Wednesday, August 15, 2012

Do you know who's "honest, straightforward and sincere?" This Paul Ryan guy - Big Journalism: "Erskine Bowles: Barack Obama scuttled the deficit commission, not Paul Ryan."  Uh-oh, somebody's in line for another Cory Booker hostage video.


Nigel Tufnel said...

Still sourcing from

Did Shirley Sherrod teach us nothing?

This one didn't even put a decent effort into editing a clip, but it gets pasted because the wording of the headline fits the narrative.

Bowles didn't have a bad word to say about anyone. He was talking like a civilized human being.

The clip was from a Q&A after a speech made at UNC back in 2011. As usual, the full transcript doesn't match up with the lurid headline, which isn't even a quote from Bowles. It's a reference to a conclusion drawn by a partisan commentator of Bowles' clip of an answer to a question following a hour-long speech.

Here is a chunk of the transcript of the main speech, full of hope that would soon be dashed:

I am a realist. I fully understand that Congress rarely does anything big or bold all at once. I also remember that when we balanced the budget in 1997, it didn’t all happen at once. It happened in three steps: in 1990 when President Bush raised taxes, in 1993 when President Clinton raised taxes and cut spending, and in 1997 when the bipartisan balanced budget agreement was reached. With these three steps, fiscal sanity was restored in Washington under the auspices of two different presidents, one Republican and one Democrat, and several Congresses with differing majorities. So what I hope is that what happened in August will represent simply a start, a new beginning towards fiscal responsibility. My Daddy always said, “Erskine, you can’t finish if you don’t start.” We’ve started now. I believe our Commission has set the gold standard for what needs to be done, and I am confident we will eventually pass legislation that will be similar to our recommendations. There just aren’t that many other choices. I am optimistic that there is at least a possibility that the super-committee of our Congress will be bold, big and smart. I think there are several reasons why they may succeed:

First, they are not starting from ground zero. There are lots of good ideas contained in each of the plans that have already been released as to how to responsibly reduce our deficit.

Second, the problem in reaching a consensus on what to do has rarely been with the economics, it has been with the politics. During this debt/default crisis, the American people were force-fed a real lesson in the dangers of these deficits. The politics have changed since we created our report and the American people have been educated. Now a majority of Republicans, a majority of Democrats, and a majority of Independents want this super-committee to act responsibly and do a deal.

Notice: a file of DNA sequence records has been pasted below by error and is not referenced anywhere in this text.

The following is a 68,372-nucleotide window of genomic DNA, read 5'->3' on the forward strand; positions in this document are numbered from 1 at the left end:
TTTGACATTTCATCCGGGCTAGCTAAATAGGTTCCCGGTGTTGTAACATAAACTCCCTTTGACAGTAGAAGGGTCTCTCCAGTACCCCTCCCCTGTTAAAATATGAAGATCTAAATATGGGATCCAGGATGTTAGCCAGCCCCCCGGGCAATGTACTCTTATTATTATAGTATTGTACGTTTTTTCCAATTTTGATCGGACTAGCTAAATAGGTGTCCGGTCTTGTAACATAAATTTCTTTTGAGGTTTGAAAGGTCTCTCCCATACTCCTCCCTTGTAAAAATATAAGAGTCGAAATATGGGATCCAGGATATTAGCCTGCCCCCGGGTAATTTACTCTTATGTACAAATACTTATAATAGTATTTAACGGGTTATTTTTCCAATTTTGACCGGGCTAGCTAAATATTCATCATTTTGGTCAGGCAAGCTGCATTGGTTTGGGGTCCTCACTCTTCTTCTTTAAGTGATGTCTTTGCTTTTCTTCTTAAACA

Third, to do a deal, the super-committee doesn’t need a super-majority to vote yes, they simply need a simple majority. Our commission got over 60 percent of our members to vote yes — we got a majority of Republicans and a majority of Democrats — so it can be done.

Anonymous said...

"I fully understand that Congress rarely does anything big or bold all at once"

That's exactly what the Framers intended. The House is a teapot of boiling matter, and the Senate, a cooling saucer.

This is the reason the Tea Party will go the way of the Whigs. The are too radical for a Republic.

Horizon Event said...

Ah, but Mr. Tufnel, you don't appreciate the magical, shimmering appeal of the Simpson-Bowles deficit commission report. Like the fabled lost city of El Dorado, or Moses' tantalizing glimpse of the promised land, it is only the more powerful for being forever unreachable.

Who wouldn't want to live forever in the realm of Simpson-Bowles, rather than endure the drab nothingness of what actually happened?

Eric said...

Geez, interpret it as you like: it's a link to a story in which a serious Democrat says some nice things about a serious Republican. Bowles is clearly warmer towards Ryan than towards the President who utterly ignored his hard work.

But then Simpson-Bowles (yes, that magical committee!) is part of a pattern for Obama: pass the responsibility for leadership off to a blue-ribbon group and then ignore them. Simpson-Bowles, "Gang of Six", Debt Supercommittee, and now IPAB to fix Medicare. For Social Security, Democrats demogogued themselves into a corner and now Obama's calling for a "bipartisan commission" to fix things.

Good luck with that.

The magic keeps coming said...

in which a serious Democrat says some nice things about a serious Republican.

Serious Republican's serious proposal = taxes cut sharply for the rich, military budget up, entitlements aren't cut today but "in the future." Laffernomics to raise revenue despite the tax cuts. Discretionary spending reduced to $0, somehow, at some point in the future. With these assumptions and projections. and while taking away Medicare, it still blows a larger hole in the budget.